He’s one of the world’s biggest actors and, unlike many of his contemporaries, been around for quite some time. But what do you actually know about Orlando Bloom?
Here, talking to The Big Issue’s Jane Graham, the Hollywood star pens his Letter To My Younger Self, where he opens up about longevity, luck and loss.
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When I was 16 I left Canterbury and moved to London on my own. I was very determined. I wanted to be an actor, I knew it was the only thing I wanted to do. I felt like I had outgrown Canterbury and I wanted to get to London. I wanted to join the National Youth Theatre and I also just wanted to be out living a bit. When I think back now, 16 is quite young to leave home. But I’d been in boarding school for a few years, so I’d already found some sense of independence. And I was full of the enthusiasm and excitement and energy that you might imagine a 16-year-old Orlando would have.
Because of my determination and desire to have a career as an actor, I didn’t stray too far into drugs and alcohol and the things that could potentially have derailed me. I managed to keep a steady eye on the horizon, as they say, because I knew I wanted to fulfil a dream. I also found a Buddhist practice when I was 16. I’d been confirmed in Canterbury by the Archbishop of Canterbury, which was a pretty big deal. But when I moved to London I didn’t have a church, and didn’t look for a church. But in the course of a sculpture class I was taking at college I met this artist, and when I was drawing he’d be chanting in the other room. He taught me how to chant, to get down on my knees, think about what to say… that was the beginning of what is a religious practice of course, but I think of it more as a philosophy. It’s been a part of my life ever since, and it’s really helped me.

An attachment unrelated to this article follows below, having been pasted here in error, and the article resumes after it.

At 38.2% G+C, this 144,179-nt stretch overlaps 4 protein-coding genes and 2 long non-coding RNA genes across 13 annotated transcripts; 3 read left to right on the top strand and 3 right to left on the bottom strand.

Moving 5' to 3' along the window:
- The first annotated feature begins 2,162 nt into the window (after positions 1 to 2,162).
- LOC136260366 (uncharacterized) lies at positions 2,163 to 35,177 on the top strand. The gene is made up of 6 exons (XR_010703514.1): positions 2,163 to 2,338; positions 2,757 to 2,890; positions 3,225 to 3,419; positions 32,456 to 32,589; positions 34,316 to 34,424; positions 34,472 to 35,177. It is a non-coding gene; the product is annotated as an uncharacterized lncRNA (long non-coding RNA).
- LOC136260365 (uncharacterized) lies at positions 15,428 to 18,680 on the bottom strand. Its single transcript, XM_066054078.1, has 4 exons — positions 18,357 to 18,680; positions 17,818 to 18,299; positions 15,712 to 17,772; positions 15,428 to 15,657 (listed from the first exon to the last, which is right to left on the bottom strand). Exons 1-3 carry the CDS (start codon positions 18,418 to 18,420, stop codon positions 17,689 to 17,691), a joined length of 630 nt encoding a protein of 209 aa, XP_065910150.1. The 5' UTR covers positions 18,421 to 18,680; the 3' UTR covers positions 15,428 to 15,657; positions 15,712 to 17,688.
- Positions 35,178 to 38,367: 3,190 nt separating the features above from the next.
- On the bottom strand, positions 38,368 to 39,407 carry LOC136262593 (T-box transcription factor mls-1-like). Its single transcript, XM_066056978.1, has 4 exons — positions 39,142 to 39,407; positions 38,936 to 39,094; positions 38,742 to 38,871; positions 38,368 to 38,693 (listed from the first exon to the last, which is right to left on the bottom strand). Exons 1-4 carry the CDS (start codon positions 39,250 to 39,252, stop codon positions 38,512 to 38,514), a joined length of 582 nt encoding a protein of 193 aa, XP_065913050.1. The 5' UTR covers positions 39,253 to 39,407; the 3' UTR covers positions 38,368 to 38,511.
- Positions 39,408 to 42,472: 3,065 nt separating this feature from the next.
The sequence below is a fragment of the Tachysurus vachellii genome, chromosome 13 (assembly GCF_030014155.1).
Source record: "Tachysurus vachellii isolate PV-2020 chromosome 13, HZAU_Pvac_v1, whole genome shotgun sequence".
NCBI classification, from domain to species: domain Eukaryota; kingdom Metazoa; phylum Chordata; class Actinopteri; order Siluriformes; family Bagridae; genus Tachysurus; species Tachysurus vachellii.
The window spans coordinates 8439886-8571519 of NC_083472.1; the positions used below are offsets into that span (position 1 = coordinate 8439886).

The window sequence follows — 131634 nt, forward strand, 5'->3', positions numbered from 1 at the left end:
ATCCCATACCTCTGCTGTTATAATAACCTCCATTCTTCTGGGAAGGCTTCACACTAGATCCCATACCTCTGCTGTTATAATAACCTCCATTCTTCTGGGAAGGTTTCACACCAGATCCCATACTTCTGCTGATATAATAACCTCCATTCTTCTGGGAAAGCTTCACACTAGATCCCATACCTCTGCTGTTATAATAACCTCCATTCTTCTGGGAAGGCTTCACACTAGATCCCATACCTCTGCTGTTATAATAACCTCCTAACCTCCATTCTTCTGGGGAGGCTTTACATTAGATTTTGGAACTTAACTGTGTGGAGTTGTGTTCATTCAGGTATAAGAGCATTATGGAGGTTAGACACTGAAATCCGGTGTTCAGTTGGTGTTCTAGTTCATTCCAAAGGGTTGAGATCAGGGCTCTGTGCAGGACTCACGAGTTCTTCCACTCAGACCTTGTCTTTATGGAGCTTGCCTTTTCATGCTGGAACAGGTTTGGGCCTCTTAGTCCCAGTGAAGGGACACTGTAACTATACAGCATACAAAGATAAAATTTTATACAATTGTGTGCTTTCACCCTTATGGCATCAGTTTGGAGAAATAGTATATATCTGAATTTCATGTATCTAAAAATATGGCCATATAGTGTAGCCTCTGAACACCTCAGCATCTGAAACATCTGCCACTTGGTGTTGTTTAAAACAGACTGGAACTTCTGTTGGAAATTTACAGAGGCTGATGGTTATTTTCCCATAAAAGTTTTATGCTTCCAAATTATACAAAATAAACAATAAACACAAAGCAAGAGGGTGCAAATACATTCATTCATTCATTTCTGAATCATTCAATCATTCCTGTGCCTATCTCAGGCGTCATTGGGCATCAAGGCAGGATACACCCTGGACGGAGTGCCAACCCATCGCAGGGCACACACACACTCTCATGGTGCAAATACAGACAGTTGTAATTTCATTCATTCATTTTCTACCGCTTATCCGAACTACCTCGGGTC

If you met the 16-year-old me you’d see someone gregarious, with joie de vivre – a happy go lucky, up for a bit of fun and up for bit of trouble kind of person. I was really up for it. I was a bit of a clubbing kid to be honest, and there were some amazing clubs going on in London then. I was part of a great mix of people and we had great fun. I had friends who worked in the post office, and they’d save their money to buy an outfit to wear that Saturday night. I had these silver tops, and John Richmond shoes. It was sort of like my idea of what Studio 54 might have been. London was really having a renaissance then, in the mid-90s. I remember Brad Pitt and Juliette Lewis walking through one of those clubs one time, and there was Kate Moss and Naomi Campbell and Linda Evangelista… it was a real scene. It was almost like going to Notting Hill Carnival every weekend, and there was so much love put into it.